The East African nation of Djibouti has inaugurated its first-ever wind farm near Lake Goubet, built for an investment of US$122 million. The wind energy facility named the Red Sea Power (RSP), has a power generation capacity of 60 megawatts (MW).
The launch of the Red Sea Power (RSP) wind power plant has resulted in the country’s overall power generation capacity being boosted by 50%. Before the launch of RSP, Djibouti had an installed power generation capacity of 123MW, mostly from outdated diesel plants. The country imports energy from neighbouring countries like Ethiopia to supplement its energy shortfall.
The project is the first significant international investment in the energy sector in Djibouti and created the country’s first Independent Power Producer (IPP). The investment in RSP is expected to set a template for further private investment in the country’s energy sector.
The wind farm will supply power to the state-owned utility, Electricité de Djibouti (EDD), under a long-term power purchase agreement (PPA), and will help power 38% of the country’s 1.1 million people that are currently without access to electricity.
Milestone investment for Djibouti
The project was built by a consortium of investors led by pan-African development finance institution, Africa Finance Corporation (AFC) as the lead developer. The Dutch development bank FMO, the Climate Fund Managers (CFM) and Great Horn Investment Holding (GHIH), an investment firm owned by a unit of the Djibouti Ports & Free Zones Authority and Djibouti Sovereign Fund were also involved in the consortium.
“We congratulate the President and people of Djibouti along with our Partners on this significant milestone towards advancing energy access in Djibouti through renewable wind energy,” said Samaila Zubairu, President & CEO of the Africa Finance Corporation (AFC).
“The equity bridge construction finance solution that we deployed has mitigated construction and completion risks, clearly demonstrating AFC’s solutions-focused, de-risking and execution capabilities, as well as introducing a pragmatic way to fast track financial close for projects in Africa,” added Zubairu.
Using the project as a template for future IPPs, the Government of Djibouti is already working on several other plants for additional geothermal and solar capacity.
Furthermore, the project stands out as a demonstration of the use of innovative equity financing to accelerate development impact through de-risking, while showcasing the commercial viability of transformative projects in Africa, thereby crowding-in diverse capital sources, and enabling replication of similar projects at reduced financing costs.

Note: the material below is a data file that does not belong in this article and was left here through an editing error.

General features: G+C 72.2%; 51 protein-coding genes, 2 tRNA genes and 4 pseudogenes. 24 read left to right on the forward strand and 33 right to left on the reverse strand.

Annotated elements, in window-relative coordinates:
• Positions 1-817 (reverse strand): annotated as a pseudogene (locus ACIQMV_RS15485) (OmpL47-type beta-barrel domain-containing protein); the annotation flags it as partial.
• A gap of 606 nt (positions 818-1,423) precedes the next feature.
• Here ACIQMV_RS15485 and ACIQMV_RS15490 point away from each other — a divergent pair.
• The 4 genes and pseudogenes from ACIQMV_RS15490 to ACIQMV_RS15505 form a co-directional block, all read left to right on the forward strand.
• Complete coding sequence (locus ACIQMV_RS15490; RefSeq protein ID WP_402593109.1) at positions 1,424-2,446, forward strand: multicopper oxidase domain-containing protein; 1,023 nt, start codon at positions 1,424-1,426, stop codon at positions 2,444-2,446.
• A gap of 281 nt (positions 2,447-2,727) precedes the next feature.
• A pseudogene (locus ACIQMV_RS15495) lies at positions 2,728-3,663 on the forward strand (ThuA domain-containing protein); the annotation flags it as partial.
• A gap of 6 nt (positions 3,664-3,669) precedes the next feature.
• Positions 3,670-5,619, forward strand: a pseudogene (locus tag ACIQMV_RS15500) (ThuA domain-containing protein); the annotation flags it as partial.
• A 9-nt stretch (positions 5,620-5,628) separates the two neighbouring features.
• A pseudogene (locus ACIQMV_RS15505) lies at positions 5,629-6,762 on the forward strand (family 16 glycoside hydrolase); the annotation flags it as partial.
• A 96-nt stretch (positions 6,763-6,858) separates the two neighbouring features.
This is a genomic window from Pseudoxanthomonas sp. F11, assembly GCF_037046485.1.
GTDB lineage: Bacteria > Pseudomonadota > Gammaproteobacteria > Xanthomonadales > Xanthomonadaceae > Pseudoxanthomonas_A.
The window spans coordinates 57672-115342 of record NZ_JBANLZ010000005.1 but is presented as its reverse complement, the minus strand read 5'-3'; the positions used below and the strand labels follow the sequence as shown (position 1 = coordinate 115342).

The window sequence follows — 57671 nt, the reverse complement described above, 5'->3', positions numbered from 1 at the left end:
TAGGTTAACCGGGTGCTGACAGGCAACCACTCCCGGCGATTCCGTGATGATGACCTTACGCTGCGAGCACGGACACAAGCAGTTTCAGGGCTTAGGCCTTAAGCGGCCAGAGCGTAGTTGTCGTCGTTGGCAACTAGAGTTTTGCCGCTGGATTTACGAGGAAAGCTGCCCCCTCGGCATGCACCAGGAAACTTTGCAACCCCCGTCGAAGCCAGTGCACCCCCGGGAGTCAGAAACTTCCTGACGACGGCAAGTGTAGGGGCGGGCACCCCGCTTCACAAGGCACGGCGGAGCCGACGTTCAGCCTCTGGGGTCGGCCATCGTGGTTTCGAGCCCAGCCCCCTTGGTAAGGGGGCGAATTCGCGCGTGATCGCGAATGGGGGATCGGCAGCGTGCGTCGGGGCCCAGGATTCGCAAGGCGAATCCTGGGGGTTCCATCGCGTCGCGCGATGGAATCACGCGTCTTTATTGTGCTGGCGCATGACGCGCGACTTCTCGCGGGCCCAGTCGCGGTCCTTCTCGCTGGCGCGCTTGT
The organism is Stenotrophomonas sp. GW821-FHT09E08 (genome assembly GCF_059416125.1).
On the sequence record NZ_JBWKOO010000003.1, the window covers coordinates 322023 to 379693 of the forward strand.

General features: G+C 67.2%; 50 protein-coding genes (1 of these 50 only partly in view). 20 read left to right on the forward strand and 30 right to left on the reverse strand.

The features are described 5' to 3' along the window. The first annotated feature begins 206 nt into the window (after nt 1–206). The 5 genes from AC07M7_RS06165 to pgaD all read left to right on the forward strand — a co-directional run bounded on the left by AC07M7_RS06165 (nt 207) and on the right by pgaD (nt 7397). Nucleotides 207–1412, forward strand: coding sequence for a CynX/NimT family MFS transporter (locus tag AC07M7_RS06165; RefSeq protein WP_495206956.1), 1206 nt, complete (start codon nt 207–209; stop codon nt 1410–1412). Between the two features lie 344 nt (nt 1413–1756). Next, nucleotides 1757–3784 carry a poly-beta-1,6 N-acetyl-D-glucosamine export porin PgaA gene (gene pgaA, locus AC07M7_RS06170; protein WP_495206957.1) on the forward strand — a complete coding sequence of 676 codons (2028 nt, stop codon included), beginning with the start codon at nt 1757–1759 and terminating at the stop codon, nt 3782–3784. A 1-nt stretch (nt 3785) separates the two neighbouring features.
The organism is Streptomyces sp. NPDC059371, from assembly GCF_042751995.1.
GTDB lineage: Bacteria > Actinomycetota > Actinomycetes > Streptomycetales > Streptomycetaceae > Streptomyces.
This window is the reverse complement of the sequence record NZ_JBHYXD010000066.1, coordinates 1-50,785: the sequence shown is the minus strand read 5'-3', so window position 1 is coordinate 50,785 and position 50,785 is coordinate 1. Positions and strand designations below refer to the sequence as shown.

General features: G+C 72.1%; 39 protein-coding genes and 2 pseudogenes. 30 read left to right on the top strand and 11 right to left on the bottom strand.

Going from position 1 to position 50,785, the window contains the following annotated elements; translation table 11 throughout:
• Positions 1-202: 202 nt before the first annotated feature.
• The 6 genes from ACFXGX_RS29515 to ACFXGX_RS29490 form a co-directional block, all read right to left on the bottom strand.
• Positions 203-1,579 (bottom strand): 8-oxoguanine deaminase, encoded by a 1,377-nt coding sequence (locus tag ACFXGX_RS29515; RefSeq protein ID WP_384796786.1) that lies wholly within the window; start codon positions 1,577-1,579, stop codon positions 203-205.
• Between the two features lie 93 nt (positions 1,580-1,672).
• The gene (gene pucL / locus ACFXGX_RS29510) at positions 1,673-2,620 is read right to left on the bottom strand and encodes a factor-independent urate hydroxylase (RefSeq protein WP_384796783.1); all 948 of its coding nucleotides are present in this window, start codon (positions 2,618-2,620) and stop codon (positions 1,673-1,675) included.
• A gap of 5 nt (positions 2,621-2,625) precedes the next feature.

“Djibouti has abundant renewable resources for sustainable and clean energy production,” said Aboubaker Omar Hadi, Chairman of Great Horn Investment Holding (GHIH).
“Our aim is to be the first country in Africa to be 100% reliant on green energy by 2035. Investment in renewable energy infrastructure is the key to enabling our ambitions, and the inauguration of the groundbreaking Red Sea Power wind farm today is a major milestone,” Hadi added.
Blended finance played a key role in the project’s success
AFC highlighted that innovation in the RSP wind farm transaction structure itself has the potential to create systemic impacts by encouraging more investments in the region. The transaction structure substantially reduced the risk associated with the investment. EDD’s payment obligations under the power purchase agreement (PPA) were backed by a government guarantee, and in turn the government’s obligations were also backed by political risk cover provided by the World Bank’s Multilateral Investment Guarantee Agency (MIGA).
“It is testimony to the power of blended finance,” added Andrew Johnstone, CEO of Climate Fund Managers. “Groundbreaking transactions like this are immensely challenging to fund with traditional project finance as the territory is uncharted and there is no track-record, making it almost impossible for lenders and equity partners to get comfortable with the risk.”
“Blended finance combines both concessional and commercial capital, enabling investors to take a higher share of risk and providing a single source of funding from development to operations. In this case, we believe the project simply would not have been possible without a blended approach,” concluded Johnstone.